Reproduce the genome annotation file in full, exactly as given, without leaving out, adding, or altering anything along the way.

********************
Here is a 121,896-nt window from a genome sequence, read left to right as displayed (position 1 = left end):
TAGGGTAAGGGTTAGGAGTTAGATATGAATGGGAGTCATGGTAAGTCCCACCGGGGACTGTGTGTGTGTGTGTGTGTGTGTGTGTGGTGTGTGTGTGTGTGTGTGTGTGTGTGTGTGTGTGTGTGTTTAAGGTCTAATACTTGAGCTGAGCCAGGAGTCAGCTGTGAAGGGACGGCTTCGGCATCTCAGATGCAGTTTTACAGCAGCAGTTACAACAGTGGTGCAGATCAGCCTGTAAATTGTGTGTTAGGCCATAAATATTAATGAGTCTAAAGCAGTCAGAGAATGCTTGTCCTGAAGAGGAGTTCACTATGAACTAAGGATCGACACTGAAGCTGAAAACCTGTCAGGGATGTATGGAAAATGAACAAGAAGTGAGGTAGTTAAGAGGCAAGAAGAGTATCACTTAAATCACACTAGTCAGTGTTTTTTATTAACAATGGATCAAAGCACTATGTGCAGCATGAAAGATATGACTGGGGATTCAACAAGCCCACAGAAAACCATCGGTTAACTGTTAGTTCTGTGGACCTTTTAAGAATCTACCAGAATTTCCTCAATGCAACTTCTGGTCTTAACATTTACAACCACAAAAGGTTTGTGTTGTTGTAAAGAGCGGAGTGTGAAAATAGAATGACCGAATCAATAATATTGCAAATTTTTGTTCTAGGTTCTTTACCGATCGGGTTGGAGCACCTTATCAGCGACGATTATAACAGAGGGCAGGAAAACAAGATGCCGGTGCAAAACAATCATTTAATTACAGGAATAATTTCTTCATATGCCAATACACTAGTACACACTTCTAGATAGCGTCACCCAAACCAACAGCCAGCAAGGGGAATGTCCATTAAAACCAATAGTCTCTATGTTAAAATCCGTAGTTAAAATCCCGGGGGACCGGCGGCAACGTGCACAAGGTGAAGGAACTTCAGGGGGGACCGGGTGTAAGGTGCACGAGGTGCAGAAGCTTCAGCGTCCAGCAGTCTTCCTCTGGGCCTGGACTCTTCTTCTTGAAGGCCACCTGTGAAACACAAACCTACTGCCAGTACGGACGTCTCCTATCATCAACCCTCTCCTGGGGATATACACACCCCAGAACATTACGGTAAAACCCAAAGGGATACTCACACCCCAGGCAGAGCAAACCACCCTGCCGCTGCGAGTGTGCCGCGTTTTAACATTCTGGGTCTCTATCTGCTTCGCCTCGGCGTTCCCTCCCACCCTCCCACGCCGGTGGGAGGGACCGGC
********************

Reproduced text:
Here is a 121,896-nt window from a genome sequence, read left to right as displayed (position 1 = left end):
TAGGGTAAGGGTTAGGAGTTAGATATGAATGGGAGTCATGGTAAGTCCCACCGGGGACTGTGTGTGTGTGTGTGTGTGTGTGTGTGGTGTGTGTGTGTGTGTGTGTGTGTGTGTGTGTGTGTGTGTTTAAGGTCTAATACTTGAGCTGAGCCAGGAGTCAGCTGTGAAGGGACGGCTTCGGCATCTCAGATGCAGTTTTACAGCAGCAGTTACAACAGTGGTGCAGATCAGCCTGTAAATTGTGTGTTAGGCCATAAATATTAATGAGTCTAAAGCAGTCAGAGAATGCTTGTCCTGAAGAGGAGTTCACTATGAACTAAGGATCGACACTGAAGCTGAAAACCTGTCAGGGATGTATGGAAAATGAACAAGAAGTGAGGTAGTTAAGAGGCAAGAAGAGTATCACTTAAATCACACTAGTCAGTGTTTTTTATTAACAATGGATCAAAGCACTATGTGCAGCATGAAAGATATGACTGGGGATTCAACAAGCCCACAGAAAACCATCGGTTAACTGTTAGTTCTGTGGACCTTTTAAGAATCTACCAGAATTTCCTCAATGCAACTTCTGGTCTTAACATTTACAACCACAAAAGGTTTGTGTTGTTGTAAAGAGCGGAGTGTGAAAATAGAATGACCGAATCAATAATATTGCAAATTTTTGTTCTAGGTTCTTTACCGATCGGGTTGGAGCACCTTATCAGCGACGATTATAACAGAGGGCAGGAAAACAAGATGCCGGTGCAAAACAATCATTTAATTACAGGAATAATTTCTTCATATGCCAATACACTAGTACACACTTCTAGATAGCGTCACCCAAACCAACAGCCAGCAAGGGGAATGTCCATTAAAACCAATAGTCTCTATGTTAAAATCCGTAGTTAAAATCCCGGGGGACCGGCGGCAACGTGCACAAGGTGAAGGAACTTCAGGGGGGACCGGGTGTAAGGTGCACGAGGTGCAGAAGCTTCAGCGTCCAGCAGTCTTCCTCTGGGCCTGGACTCTTCTTCTTGAAGGCCACCTGTGAAACACAAACCTACTGCCAGTACGGACGTCTCCTATCATCAACCCTCTCCTGGGGATATACACACCCCAGAACATTACGGTAAAACCCAAAGGGATACTCACACCCCAGGCAGAGCAAACCACCCTGCCGCTGCGAGTGTGCCGCGTTTTAACATTCTGGGTCTCTATCTGCTTCGCCTCGGCGTTCCCTCCCACCCTCCCACGCCGGTGGGAGGGACCGGC